Written in Partnership with In the City Camps
One of the biggest factors in maintaining good physical and mental health is avoiding drug abuse. This is especially important for tweens and teens, whose brains are still developing. While any young person could give in to social pressure and start experimenting with drugs or alcohol, the Mayo Clinic has outlined some risk factors.
Tweens and teens with mental illnesses such as attention-deficit hyperactivity disorder (ADHD), anxiety or depression are more likely to make an impulsive decision to try drugs or alcohol.
Likewise, young people with a history of traumatic incidents such as car accidents or physical, sexual, emotional, verbal or religious abuse are at a heightened risk for substance abuse.
If a family member has struggled with drugs or alcohol, their relatives are more likely to fight that battle themselves. In this case, there is a biological predisposition for a tween or teen to experiment with substances. Also, young people tend to imitate the adults around them.
Feeling socially isolated or having low self-esteem can cause a tween or teen to cover up their feelings of inadequacy or gain acceptance by using drugs or alcohol.
There are many downsides to young people experimenting with substances, including:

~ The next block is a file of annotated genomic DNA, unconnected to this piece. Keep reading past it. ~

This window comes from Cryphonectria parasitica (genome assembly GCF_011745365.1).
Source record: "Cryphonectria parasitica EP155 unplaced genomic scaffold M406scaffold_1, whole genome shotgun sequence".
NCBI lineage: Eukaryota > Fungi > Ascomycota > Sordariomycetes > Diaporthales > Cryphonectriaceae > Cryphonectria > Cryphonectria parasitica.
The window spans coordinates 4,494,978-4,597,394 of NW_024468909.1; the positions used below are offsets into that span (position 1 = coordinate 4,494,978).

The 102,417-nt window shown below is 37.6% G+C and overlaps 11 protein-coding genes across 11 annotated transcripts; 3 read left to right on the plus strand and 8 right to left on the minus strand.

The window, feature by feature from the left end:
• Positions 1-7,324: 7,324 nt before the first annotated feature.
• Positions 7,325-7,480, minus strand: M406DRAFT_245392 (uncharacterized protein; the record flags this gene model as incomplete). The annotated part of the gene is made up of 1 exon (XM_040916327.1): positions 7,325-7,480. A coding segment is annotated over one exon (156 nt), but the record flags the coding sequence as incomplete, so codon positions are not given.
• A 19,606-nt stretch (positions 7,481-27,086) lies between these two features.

Drug addiction or alcoholism: The younger someone is when they start using alcohol or drugs, the more likely they are to become dependent. Ultimately, drug addiction and alcoholism can kill people at any age.
Unsafe sex: Substances decrease inhibitions, making it more likely that a young person will have sex before they are ready. Unplanned pregnancies and sexually transmitted diseases (STDs) happen from unsafe sex.
Mental illnesses: Drugs and alcohol can create or worsen symptoms of ADHD, anxiety or depression. Also, substances do not mix with many mental health medications.
Poor academic performance: People who abuse drugs or alcohol tend to do worse in school. This can affect a young person’s college and career prospects.
What are some warning signs that a tween or teen is using drugs or alcohol? Fast and major changes in:
- Eating habits,
- Sleeping patterns,
- Physical appearance or
– Mysterious containers and pill bottles when there is no illness involved.
– A general lack of interest in life.
– Breaking rules.
– Avoiding family members and old friends.
If you think your tween or teen is using drugs or alcohol, quick action is critical. Judgment, punishments and screaming won’t stop the situation. Instead, call your child’s doctor, rabbi or a trusted teacher for referrals to treatment. Leaving home for inpatient rehab is not always necessary, but quick action is.
You may also call the SAMSHA National Helpline at 800-662-4357.
The Blue Dove Foundation recently partnered with In the City Camps, to talk about important issues related to raising mentally healthy children and fostering mental wellness within our children. We hope you find them as helpful and impactful as we do.